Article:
- ESPN Jets reporter Rich Cimini gives the Jets' perspective on the trade, including its trickle-down affect on Jets linebacker David Harris and Bills running back C.J. Spiller.
- ESPN Patriots reporter Mike Reiss gives the Patriots' perspective on the trade, noting that it could strengthen the Bills' case to be New England's season-opening opponent this fall.
- ESPN senior writer Christopher Harris takes a look at the trade from a fantasy perspective, saying he doesn't feel that McCoy is on the decline.
- ESPN Stats & Information takes a deeper look at the Bills' and Eagles' running games last season and what the trade means from a statistical standpoint.
So much of the legend of Kiko Alonso.
Less than two years after Alonso burst out of the gate as a rookie and became a fan favorite for his carefree personality, the Buffalo Bills and Philadelphia Eagles worked out a deal Tuesday to swap Alonso for three-time Pro Bowl running back LeSean McCoy.
Rarely do player-for-player trades happen in the NFL, but this one makes plenty of sense for both sides, as long as McCoy is happy with the deal. A source to McCoy told ESPN's Josina Anderson that McCoy is "frustrated" and is "not going to make it easy. That's for sure." So stay tuned on that end of the story.
But assuming the deal is finalized next week, the Eagles will clear most of McCoy's $11.95 million cap hit off the books and will have a shot to find another stud running back in what's considered a deep draft class this April. Coach Chip Kelly is also reunited with Alonso -- one of his former players at Oregon -- who comes at a cheap price and brings plenty of upside to the Eagles' defense.
It just makes sense.
McCoy tallied nearly 1,500 all-purpose yards last season and eclipsed 2,100 all-purpose yards in 2013. He's only 26 and should have enough tread on his tires to play out the final three years of his current deal, and probably longer.
The question for the Bills will be their ability to block for McCoy. There were some issues with the Eagles' offensive line last season, which caused McCoy's average yards before contact per rush to drop from 3.59 in 2013 (second best in the NFL) to 2.71 last season.
The Bills' offensive line was a mess last season, and, even though they've already added Richie Incognito this offseason, they'll need to do more to upgrade that unit.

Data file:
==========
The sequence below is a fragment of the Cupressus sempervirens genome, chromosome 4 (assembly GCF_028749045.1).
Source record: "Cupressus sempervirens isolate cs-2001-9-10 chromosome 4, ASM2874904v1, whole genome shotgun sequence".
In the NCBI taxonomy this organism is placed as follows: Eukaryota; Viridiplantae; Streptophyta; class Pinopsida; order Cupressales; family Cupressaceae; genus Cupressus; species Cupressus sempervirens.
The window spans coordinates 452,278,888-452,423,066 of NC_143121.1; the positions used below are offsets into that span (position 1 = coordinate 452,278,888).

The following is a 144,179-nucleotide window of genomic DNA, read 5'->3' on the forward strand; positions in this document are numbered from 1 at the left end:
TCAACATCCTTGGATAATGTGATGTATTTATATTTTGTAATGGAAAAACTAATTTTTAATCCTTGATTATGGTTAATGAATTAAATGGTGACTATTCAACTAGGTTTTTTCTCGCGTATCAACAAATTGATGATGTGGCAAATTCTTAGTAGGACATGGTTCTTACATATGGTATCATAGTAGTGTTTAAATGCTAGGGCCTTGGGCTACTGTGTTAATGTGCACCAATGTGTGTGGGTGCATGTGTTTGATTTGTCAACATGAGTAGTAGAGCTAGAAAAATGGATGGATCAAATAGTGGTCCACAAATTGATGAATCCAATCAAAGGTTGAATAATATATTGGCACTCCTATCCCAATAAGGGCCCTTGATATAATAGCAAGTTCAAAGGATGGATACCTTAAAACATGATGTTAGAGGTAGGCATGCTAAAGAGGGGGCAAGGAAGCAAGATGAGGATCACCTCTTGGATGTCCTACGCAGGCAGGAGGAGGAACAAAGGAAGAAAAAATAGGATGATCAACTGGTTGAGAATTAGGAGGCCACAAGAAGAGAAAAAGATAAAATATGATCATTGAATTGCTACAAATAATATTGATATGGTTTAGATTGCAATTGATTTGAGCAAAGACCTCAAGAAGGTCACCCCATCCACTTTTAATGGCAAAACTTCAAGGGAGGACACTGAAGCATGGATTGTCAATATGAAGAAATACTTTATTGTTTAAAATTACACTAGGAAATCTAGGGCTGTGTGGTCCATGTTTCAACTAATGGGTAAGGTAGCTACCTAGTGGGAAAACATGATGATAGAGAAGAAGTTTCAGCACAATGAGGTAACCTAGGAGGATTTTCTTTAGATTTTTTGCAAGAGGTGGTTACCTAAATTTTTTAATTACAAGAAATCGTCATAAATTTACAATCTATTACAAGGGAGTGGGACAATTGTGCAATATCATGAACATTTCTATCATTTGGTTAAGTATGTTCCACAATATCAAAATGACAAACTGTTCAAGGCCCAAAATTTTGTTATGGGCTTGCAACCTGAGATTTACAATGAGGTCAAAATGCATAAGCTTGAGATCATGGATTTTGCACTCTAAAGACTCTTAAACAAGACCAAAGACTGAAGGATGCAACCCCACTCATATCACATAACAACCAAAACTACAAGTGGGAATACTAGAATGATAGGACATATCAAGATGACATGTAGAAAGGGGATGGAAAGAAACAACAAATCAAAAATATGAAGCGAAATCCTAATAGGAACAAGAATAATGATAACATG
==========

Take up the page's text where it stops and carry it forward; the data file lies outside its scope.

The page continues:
The good news is they'll have more flexibility in the draft to address their other needs. A week ago, I would have pegged running back as one of the Bills' top draft needs and considered it a serious possibility they'd take one with their second-round pick, their first of the draft.
Now, they don't need to draft a running back until the late rounds, if at all. That means quarterback, tight end and offensive line come to the forefront for the Bills' second- and third-round picks this April.
The Bills will take a $10.25 million cap hit by acquiring McCoy and save less than $1 million by trading Alonso, so the Bills' cap space -- which NFLPA records listed at $27.1 million earlier Tuesday -- will be cut considerably. Re-signing defensive end Jerry Hughes will put another dent in that number and limit what the Bills could do elsewhere in free agency.
Still, the point of free agency is to acquire good players. The Bills were able to do that Tuesday by agreeing to the deal for McCoy, so the fact that their spending power this March will be limited because of the trade is hardly a setback.
The impact on the Bills' defense shouldn't be substantial, either. They lose a cheap, rising young player in Alonso but they already have a replacement: Preston Brown, a 2014 third-round pick who played the second-most snaps of any defensive rookie in the NFL last season and held his own.
If there was any position at which the Bills could afford to lose a player such as Alonso, it was linebacker. And truth be told, the Bills got by just fine without Alonso last season. With strong performances from Brown and Nigel Bradham at linebacker, they were considerably better in run defense, jumping from 28th in yards allowed per game in 2013 to 11th last season.
Unless McCoy gives the Bills headaches all summer about coming to Buffalo, or if he drops off a cliff after posting four 1,000-yard rushing seasons in his first six years in the league, there is little reason to fret about this trade.
Savor the moment, Bills fans, because it's not often that teams can draw up player-for-player swaps that make this much sense for both sides.
In what qualifies as the first truly huge fantasy football story of 2015, the Buffalo Bills have agreed to trade for LeSean McCoy. In return, the Philadelphia Eagles will acquire linebacker Kiko Alonso.